I'm trying to grasp the concept of a Batcher Sort. However, most resources I've found online focus on proof entirely or on low-level pseudocode. Before I look at proofs, I'd like to understand how Batcher Sort works. Can someone give a high level overview of how Batcher Sort works(particularly the merge) without overly verbose pseudocode(I want to get the idea behind the Batcher Sort, not implement it)? Thanks!
Batcher's sort is mergesort with Batcher's merge.
To merge two arrays A and B, Batcher's merge concatenates A in forward order with B in reverse order, creating a bitonic array. It then applies Batcher's bitonic sort.
Batcher's bitonic sort is a cousin of quicksort. It divides the array into two halves, does some swaps to ensure that no element in the first half is greater than an element in the second, and recursively sorts the halves.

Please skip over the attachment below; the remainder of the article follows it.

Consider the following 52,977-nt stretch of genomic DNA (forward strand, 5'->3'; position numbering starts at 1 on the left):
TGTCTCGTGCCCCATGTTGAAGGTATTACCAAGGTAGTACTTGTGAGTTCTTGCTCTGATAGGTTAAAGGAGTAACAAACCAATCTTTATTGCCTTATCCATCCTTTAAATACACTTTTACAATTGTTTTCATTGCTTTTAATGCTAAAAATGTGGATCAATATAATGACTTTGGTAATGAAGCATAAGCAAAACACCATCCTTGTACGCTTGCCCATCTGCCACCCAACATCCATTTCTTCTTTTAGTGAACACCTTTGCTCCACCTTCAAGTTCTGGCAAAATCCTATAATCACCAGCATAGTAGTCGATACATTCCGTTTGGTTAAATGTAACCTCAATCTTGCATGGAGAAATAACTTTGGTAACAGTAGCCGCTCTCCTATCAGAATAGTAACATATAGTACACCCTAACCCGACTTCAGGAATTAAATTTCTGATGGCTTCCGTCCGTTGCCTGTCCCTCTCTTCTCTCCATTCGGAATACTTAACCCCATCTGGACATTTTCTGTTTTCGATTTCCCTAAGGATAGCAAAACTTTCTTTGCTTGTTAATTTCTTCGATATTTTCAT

An array is bitonic if it can be rotated so that its elements increase and then decrease. By the zero-one principle for oblivious sorts, it suffices to prove correctness on zero-one inputs, and we make that assumption now. The possibilities are
where a, b, c are nonnegative integers. The bitonic sort first splits this array in two equal-size halves A and B. There are a couple possibilities:
or the three others with zero and one interchanged. Batcher's insight is that by applying a comparator for all i to A[i], B[i], either A is all zeros and B is bitonic, or A is bitonic, and B is all ones. Either way, the precondition for the recursive sorts is met.
The only nontrivial cases are
and its complement. If w >= y, then A, B become
so A is all zeros and B is bitonic. If w < y, then
so B is all ones, and A is bitonic. If we recursively sort A and B, then their concatenation is the sorted array.